Blocked Tear Duct
Overview, Signs and Symptoms of an Obstruction
The lacrimal gland produces tears which enter into the “duct” that drain the tears from the eye into the nose. The most common symptoms of a blocked tear duct are both tears that spill over the eyelids and run down the face, and stagnant tears within the system that can become infected. This usually results in excessive tearing (tears might possibly run down the face). It can also result in mucous discharge which may lead to recurrent red eyes and infections. Excessive tearing can also produce secondary skin changes on the lower eyelids.
Congenital Nasolacrimal Duct Obstruction
Nasolacrimal Duct Obstruction (NLDO) is very common in infants. Children are often born with an obstruction within the “tear duct.” In fact, 6% of all children are born before their tear ducts are open. Blockages present in one of four ways: simple obstruction, congenital fistula (as seen in photo), acute dacryocystitis; and congenital dacryocele or mucocele.
The stagnant tears within the “tear duct” often become infected causing pus (heavy matter) to collect between the eyelids. Antibiotics might possibly help some of the symptoms, but this is not cure for the blockage.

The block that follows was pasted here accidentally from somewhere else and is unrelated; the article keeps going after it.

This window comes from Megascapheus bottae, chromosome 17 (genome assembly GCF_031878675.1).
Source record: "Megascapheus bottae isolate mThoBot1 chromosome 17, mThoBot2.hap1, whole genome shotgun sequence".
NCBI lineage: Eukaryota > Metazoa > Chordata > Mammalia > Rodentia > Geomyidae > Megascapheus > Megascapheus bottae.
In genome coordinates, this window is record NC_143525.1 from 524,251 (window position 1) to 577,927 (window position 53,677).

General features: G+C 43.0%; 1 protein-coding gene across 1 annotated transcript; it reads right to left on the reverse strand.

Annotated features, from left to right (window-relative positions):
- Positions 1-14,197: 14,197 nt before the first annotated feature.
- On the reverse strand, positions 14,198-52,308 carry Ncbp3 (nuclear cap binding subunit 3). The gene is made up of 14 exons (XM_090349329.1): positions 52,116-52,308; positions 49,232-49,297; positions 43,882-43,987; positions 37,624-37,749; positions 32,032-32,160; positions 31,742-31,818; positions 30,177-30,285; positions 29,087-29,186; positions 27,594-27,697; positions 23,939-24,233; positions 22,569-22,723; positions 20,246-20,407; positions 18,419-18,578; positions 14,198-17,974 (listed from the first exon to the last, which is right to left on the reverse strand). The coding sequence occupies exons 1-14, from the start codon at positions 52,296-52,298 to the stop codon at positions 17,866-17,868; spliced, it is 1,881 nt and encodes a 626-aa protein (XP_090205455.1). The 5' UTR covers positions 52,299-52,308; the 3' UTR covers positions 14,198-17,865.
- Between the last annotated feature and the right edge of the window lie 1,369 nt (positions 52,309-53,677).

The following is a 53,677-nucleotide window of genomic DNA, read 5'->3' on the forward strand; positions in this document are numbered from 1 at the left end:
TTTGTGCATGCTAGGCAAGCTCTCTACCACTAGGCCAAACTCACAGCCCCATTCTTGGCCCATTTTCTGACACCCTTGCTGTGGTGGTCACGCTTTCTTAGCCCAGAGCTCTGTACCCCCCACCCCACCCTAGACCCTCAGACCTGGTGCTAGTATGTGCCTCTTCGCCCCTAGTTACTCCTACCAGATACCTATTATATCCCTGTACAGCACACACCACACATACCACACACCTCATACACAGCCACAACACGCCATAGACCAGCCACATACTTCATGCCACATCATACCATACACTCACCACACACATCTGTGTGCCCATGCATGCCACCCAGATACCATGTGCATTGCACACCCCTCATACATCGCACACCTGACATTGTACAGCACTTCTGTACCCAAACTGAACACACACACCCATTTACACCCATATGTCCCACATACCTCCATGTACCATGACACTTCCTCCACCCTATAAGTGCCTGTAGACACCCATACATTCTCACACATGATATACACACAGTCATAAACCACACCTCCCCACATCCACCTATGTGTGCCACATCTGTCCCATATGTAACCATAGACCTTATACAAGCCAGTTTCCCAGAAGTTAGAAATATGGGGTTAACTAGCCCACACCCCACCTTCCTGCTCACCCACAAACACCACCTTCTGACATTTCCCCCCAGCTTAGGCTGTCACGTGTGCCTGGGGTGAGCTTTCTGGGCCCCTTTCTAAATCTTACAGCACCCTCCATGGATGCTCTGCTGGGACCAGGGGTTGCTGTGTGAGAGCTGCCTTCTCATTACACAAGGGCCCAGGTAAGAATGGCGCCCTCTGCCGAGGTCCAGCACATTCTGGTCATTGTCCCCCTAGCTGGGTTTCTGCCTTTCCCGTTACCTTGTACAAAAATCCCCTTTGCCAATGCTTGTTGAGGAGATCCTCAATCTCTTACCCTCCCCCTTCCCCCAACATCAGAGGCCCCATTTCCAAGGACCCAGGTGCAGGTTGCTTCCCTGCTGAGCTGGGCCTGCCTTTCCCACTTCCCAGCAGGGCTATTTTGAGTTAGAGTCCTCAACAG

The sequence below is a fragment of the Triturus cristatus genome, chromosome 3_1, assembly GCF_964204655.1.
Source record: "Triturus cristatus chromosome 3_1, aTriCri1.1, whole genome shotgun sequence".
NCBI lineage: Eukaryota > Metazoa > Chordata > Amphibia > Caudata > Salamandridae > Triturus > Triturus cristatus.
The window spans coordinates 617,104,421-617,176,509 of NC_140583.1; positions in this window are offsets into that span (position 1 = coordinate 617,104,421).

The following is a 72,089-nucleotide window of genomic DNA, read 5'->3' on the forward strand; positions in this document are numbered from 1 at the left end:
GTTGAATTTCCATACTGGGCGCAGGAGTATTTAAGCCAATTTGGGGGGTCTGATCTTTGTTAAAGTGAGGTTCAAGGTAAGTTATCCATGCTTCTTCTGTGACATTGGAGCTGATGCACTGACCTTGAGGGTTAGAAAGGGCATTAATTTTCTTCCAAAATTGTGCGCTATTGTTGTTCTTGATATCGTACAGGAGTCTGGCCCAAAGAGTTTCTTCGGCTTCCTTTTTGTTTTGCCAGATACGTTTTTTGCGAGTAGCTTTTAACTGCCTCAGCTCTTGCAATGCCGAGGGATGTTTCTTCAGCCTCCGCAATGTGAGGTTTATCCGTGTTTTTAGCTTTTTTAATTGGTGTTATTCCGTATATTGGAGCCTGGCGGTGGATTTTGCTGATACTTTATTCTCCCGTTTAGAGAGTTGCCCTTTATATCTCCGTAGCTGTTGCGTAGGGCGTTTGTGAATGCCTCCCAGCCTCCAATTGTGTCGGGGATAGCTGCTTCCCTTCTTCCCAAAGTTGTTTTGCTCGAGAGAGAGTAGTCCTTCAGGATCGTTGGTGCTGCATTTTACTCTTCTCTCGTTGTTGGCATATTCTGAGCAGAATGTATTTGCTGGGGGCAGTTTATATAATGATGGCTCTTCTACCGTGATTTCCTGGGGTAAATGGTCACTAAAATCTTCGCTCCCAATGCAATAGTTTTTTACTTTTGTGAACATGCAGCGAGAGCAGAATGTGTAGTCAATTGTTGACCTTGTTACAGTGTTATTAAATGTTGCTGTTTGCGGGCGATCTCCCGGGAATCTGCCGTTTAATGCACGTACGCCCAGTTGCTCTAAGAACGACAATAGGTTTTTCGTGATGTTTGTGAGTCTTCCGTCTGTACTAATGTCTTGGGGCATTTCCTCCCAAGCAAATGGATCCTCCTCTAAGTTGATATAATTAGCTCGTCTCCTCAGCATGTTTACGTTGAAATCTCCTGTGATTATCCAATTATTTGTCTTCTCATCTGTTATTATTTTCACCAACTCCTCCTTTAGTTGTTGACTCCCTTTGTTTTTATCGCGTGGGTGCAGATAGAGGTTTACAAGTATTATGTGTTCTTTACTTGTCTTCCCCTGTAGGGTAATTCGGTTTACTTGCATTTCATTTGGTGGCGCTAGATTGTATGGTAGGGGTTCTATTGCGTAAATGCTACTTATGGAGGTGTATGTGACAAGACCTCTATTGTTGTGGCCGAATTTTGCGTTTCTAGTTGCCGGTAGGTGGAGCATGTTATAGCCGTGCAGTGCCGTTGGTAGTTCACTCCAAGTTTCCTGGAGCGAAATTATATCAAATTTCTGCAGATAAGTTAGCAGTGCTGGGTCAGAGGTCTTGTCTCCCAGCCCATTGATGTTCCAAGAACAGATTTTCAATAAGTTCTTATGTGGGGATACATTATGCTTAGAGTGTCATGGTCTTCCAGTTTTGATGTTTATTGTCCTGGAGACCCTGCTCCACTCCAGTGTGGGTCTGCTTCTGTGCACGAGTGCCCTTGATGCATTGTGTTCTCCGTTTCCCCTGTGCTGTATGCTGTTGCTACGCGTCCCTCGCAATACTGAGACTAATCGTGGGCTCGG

It should be noted that many obstructions spontaneously resolve within the originally few months of life. In fact, in some studies, 95% of children will show resolution before their originally birthday. If it does not resolve surgery might be necessary.
Dacryocystocele or Dacryocele
Location of Blockage & Anatomy
The very end of this duct is the most common place for blockage to occur. This site is called the valve of Hasner at the distal nasolacrimal duct and might possibly represent failure of canalization of the epithelial cells that form the duct.
Medical Treatment of Congenital Obstructions
As discussed above, many of these obstructed ducts open on their own given time.Massaging from the tear sac in the might possibly help create a pressure wave that can open the blockage.